As part of the Cornwall Devolution Deal, a priority for Cornwall Council and the Cornwall and Isles of Scilly Local Enterprise Partnership is to develop and grow the marine energy sector in Cornwall and today the government has agreed to provide a £15 million funding package to drive work to develop a Hayle, Falmouth and Tolvaddon MarineHub Enterprise Zone.

The Wave Hub, the world’s largest wave energy testing facility, will also be transferred to Cornwall Council to develop the facility as part of this low-carbon MarineHub Enterprise Zone. The package of support includes additional investment, the Enterprise Zone and transfer of ownership of Wave Hub to Cornwall Council to further develop this key asset.

For those who do not know anything about the Wave Hub, it is a wave energy testing facility off the coast of Hayle, in Cornwall.  It was constructed in 2010 to support the testing of wave energy technologies by providing an offshore electricity connection to the national grid, thus enabling developers to test their technology and export power in offshore conditions.

The Cornwall Marine Renewables Enterprise Zone, called MarineHub, part of the Cornwall Devolution Deal and the first low-carbon enterprise zone in England.

MarineHub will include the new Marine Renewables Business Park at Hayle, plus two adjoining sites; two sites within Falmouth Docks and land at Tolvaddon Energy Park that is already consented for industrial and office development. It will add to the region’s existing marine energy assets which include the Wave Hub offshore energy test site 10 miles from Hayle, the FabTest nursery test site in Falmouth Bay, and extensive research and supply chain capabilities.

MarineHub will be managed by the Cornwall and Isles of Scilly Local Enterprise Partnership, which also manages the Aerohub Enterprise Zone at Cornwall Airport Newquay and Goonhilly Satellite Earth Station.

Good news, makes a change from funding cuts….

Further information on the Cornwall Devolution Deal

Information on Enterprise zones


The beginning of the end for maintained schools as all will be academies by 2022

The government will be announcing as part of the Chancellors Budget Statement that all schools in England will be academies by 2022. I have to say this is not new news, as the Government has been very clear with its direction of travel for schools for sometime.

However, until today’s announcement, whilst the government may have wished for all schools to become academies, it did not have the legislative powers to do this. Until now schools either converted by their own choice, or were forced to because of poor Ofsted inspections.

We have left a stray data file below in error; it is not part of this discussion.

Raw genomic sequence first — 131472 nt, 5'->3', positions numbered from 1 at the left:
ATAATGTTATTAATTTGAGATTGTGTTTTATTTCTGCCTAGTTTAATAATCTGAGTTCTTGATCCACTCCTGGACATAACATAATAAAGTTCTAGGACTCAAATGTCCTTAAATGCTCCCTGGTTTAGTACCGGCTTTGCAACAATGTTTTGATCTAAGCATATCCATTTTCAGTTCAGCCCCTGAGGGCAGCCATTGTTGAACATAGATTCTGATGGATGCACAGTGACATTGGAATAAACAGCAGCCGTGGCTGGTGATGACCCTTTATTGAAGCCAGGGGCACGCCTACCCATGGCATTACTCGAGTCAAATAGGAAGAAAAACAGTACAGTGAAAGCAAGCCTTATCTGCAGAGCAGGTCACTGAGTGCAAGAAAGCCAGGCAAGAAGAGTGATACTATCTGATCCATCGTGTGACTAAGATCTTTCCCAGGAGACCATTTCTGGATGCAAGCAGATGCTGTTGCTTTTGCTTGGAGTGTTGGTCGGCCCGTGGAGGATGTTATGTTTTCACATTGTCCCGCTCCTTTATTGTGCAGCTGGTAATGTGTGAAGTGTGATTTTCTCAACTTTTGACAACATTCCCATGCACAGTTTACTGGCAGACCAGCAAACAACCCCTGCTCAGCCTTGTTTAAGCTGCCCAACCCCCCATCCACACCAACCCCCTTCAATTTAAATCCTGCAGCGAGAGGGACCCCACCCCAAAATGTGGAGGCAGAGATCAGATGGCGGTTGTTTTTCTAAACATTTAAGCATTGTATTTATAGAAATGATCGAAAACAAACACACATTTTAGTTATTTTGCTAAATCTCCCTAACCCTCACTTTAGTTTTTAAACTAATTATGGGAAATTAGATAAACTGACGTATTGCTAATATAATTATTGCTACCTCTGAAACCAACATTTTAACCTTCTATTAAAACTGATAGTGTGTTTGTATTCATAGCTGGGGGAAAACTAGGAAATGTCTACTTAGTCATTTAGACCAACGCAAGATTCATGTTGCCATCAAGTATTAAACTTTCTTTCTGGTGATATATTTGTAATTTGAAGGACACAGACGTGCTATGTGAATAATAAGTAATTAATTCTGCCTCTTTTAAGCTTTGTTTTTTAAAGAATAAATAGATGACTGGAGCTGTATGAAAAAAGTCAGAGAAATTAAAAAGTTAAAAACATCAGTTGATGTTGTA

For Cornwall, there has not been this mass-conversation seen in other areas of England. The percentages of all pupils in academy schools going back to February 2014 (using the Jan 2013 school census headcount) was 42%, or in actual numbers 29,377. In March 2016 (using the Jan 2014 school census headcount) this had risen to 55% or 39,041 pupils. Not a massive rise in conversations really.

If you look at it in more detail – using the same dates as in the previous paragraph – in 2014, 74 schools were academies. In March 2016, there are now 124. Not even half of our schools (273 schools in total) are academies.

For secondary schools, which there are 32 in total, 16 were academy schools in 2014, and now it is 18. (17,423 pupils in 2014, 18,335 in 2016. A rise of 8% in total numbers).

For primary schools, again using the same periods, in 2014 there were 57 schools that were academies. Now there are 105. An almost doubling of conversions. Breaking this down further, in 2014 11,843 pupils or 31% were in academies, by 2016, it was 20,602, or 51%.

Now the government wants to force those who saw no merit in converting to become an academy school. Though as always with the Government, the devil will be in the detail on how this will be managed. And as normal, the government makes the grand announcement and then sometime later, we get the detail.

We in the LEA (Local Education Authority – basically the Council) know our powers over schools have been slowly removed since the 1990’s. These powers are set to be reduced further to maybe one or two responsibilities. Again, the government has announced this, but gave no further details on which powers will remain with the LEA. My educated guess the areas will be left will be school transport, school admissions and SEN provision.